Tuesday, June 18, 2002

City, town may be able to get along


Mason, Deerfield meet

By Cindi Andrews, candrews@enquirer.com
The Cincinnati Enquirer

        MASON — Leaders from Mason and neighboring Deerfield Township dug into dumplings together Monday instead of breaking bread, but the sentiment was the same: Let's try to get along.

        The peace summit at Mason's Arloi Dee restaurant was the first joint meeting in five years between Mason City Council and Deerfield Township trustees.

CHRONOLOGY OF MASON-DEERFIELD CONFLICTS
    August 1995: Warren County commissioners approve Paramount's Kings Island's request to be annexed into Mason from Deerfield. Deerfield sues to overturn the annexation.

    October 1995: Mason's annexation of Procter & Gamble's $300 million health care research facility is approved.

    February 1997: The city of Mason withdraws from Deerfield Township, costing Deerfield about $300,000 a year in property tax revenue.

    October 1997: Mason's annexation of Kings Island — upheld by several courts — becomes official.

    December 1997: Deerfield trustees vote to withdraw from the Mason-Deerfield Joint Fire District.

    May 1998: The commissioners threaten to dissolve Deerfield in an unsuccessful effort to get trustees to work with Mason to keep the fire district intact.

    October 1998: Mason and Deerfield begin operating separate fire departments.

    December 1999: Deerfield residents object to Mason's plans to build a water tower in the township. Trustees try to block the tower, but the courts — including the Ohio Supreme Court — subsequently side with Mason.

        “This table represents one-third of the population of Warren County, and we deserve to have a stronger voice,” Mason Mayor John McCurley told the group.

        Leaders have been at odds the past seven or eight years over city annexations of township territory, the township's withdrawal from a joint fire district, and other issues.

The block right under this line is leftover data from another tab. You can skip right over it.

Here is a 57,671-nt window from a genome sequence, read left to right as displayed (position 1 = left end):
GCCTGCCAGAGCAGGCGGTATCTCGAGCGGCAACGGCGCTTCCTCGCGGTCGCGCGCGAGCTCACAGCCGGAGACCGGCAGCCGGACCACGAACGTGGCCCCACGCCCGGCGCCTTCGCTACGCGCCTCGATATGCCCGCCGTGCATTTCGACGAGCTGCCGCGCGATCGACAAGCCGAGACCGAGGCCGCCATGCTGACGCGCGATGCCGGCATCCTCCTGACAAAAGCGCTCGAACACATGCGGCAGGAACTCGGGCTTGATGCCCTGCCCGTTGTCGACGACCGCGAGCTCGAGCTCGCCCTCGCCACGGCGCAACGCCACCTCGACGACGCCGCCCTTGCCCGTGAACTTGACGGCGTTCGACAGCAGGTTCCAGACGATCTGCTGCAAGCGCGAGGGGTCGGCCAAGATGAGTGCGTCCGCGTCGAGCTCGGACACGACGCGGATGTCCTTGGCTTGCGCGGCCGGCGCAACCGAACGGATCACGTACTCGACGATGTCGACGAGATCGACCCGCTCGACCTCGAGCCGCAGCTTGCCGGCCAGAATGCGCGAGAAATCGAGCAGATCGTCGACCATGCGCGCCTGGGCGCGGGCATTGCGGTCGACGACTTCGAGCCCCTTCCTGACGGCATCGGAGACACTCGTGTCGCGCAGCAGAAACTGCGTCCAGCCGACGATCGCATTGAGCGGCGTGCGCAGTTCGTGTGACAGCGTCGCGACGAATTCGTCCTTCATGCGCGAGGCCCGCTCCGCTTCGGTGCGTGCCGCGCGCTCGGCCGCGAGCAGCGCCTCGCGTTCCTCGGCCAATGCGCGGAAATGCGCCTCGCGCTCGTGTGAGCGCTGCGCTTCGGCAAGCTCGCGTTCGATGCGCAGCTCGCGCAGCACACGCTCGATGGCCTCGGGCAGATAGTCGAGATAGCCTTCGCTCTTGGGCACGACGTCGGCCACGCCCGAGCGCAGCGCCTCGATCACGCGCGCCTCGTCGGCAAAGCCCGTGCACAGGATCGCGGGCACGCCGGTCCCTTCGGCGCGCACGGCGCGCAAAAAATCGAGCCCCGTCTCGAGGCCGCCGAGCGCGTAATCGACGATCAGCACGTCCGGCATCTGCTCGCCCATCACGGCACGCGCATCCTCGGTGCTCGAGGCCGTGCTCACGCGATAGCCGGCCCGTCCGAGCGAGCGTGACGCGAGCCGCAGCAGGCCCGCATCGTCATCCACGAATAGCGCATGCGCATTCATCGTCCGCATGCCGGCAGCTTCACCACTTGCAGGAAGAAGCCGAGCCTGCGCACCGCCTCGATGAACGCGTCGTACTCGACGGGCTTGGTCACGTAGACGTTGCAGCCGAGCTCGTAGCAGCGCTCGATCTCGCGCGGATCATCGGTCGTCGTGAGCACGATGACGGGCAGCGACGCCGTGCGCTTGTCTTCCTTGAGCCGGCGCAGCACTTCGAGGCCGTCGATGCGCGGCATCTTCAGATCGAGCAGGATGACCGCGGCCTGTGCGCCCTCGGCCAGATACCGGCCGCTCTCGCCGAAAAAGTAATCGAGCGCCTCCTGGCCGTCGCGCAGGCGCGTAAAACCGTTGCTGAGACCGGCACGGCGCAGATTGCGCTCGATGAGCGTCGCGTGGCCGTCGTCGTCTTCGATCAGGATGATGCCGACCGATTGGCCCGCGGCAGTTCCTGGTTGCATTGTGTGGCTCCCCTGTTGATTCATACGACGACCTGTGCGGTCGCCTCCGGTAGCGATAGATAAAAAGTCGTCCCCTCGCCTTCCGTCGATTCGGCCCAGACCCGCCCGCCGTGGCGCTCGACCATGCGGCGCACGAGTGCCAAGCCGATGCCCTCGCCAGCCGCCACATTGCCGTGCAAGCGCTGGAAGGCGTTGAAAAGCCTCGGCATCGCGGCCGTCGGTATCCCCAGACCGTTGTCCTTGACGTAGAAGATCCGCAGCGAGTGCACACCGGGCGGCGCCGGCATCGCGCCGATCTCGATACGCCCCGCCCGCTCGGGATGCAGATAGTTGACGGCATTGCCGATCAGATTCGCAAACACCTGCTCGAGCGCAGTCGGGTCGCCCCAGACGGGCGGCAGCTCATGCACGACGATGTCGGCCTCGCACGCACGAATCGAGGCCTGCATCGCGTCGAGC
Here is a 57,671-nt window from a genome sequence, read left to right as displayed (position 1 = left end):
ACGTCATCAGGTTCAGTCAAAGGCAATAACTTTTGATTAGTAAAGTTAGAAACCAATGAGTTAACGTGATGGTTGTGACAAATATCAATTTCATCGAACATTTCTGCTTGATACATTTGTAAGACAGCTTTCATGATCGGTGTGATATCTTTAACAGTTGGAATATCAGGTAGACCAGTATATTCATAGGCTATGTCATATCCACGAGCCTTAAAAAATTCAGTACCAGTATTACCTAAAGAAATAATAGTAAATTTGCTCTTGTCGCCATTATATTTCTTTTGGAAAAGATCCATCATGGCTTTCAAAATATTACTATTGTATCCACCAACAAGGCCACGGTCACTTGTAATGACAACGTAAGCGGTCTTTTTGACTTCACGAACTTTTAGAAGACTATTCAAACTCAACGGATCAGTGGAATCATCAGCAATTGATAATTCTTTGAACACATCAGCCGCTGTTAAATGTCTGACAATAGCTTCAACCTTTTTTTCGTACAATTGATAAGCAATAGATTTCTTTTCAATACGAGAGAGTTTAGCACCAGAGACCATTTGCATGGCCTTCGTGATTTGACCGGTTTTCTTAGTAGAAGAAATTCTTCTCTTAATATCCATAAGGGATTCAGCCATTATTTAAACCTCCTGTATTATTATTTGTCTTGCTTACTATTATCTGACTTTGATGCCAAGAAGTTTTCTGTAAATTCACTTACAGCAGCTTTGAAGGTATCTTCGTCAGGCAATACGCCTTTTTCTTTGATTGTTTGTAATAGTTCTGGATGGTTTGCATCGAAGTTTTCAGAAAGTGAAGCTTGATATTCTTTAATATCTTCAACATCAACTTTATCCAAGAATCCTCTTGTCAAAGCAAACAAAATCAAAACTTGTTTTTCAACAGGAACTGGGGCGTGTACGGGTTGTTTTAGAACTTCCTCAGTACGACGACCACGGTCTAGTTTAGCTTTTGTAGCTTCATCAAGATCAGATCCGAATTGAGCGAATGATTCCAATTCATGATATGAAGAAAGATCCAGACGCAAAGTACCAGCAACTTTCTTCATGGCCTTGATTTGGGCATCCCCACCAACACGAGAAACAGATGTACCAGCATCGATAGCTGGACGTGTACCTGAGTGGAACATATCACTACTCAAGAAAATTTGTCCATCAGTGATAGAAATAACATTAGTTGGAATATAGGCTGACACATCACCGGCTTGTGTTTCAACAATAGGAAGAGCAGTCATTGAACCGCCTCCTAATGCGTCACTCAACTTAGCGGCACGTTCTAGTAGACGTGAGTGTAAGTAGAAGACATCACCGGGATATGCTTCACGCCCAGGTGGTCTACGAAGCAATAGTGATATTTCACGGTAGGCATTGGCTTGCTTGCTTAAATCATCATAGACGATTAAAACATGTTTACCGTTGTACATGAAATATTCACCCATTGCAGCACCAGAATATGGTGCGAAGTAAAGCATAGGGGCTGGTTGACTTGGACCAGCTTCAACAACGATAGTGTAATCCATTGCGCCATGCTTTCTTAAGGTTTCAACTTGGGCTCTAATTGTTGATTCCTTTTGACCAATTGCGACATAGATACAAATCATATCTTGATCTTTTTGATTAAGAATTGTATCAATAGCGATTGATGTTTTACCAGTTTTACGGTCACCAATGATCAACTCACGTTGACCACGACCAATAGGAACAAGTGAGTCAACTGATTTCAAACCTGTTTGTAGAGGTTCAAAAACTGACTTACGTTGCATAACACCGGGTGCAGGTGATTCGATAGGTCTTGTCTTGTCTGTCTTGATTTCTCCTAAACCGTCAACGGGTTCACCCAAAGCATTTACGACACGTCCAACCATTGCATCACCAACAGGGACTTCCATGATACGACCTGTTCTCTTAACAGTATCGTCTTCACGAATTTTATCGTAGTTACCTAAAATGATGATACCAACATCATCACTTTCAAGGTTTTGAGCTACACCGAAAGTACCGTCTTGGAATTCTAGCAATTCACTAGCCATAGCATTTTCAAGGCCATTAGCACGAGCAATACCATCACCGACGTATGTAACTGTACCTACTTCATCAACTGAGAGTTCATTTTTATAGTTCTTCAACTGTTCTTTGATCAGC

But Mason and Deerfield have similar, pro-development and pro-growth philosophies, City Manager Scot Lahrmer said — philosophies that are often at odds with Warren County officials.

        Township trustee Barbara Wilkens Reed suggested Deerfield and Mason present a united front to county commissioners on what they want from an upcoming countywide strategic plan.

        “Boy, would they be surprised,” Mr. McCurley said.

        “Let's surprise them,” Mrs. Reed said.

        Mason Councilman Pete Beck proposed ganging up to persuade commissioners to bring low-interest, home-improvement loans to Warren. Hamilton County recently started such a program.

        Deerfield also picked Mason officials' brains on storm water management — a major problem for both communities. Mason set up a new utility last year that charges homeowners and businesses monthly to improve problem flooding areas.

        Deerfield is investigating doing the same thing, although it needs county approval first.

        “We're probably 20 years away from curing just the list we have now,” Mason Councilman Jim Fox warned.

        The group also discussed working together on parkland, particularly for more fields for youth sports. The city would like the township to contribute 30 percent to 40 percent of the cost of new parkland, Mr. Fox said, noting that township kids use the parks.

        “We are turning away teams or limiting them drastically just for the lack of field space,” he said.

        The evening was short on decisions but long on goodwill.

        “(Getting along) would make all of our lives so much easier — not just ours but our taxpayers',” Mrs. Reed said. “Open minds have made a big difference on both sides.”

       



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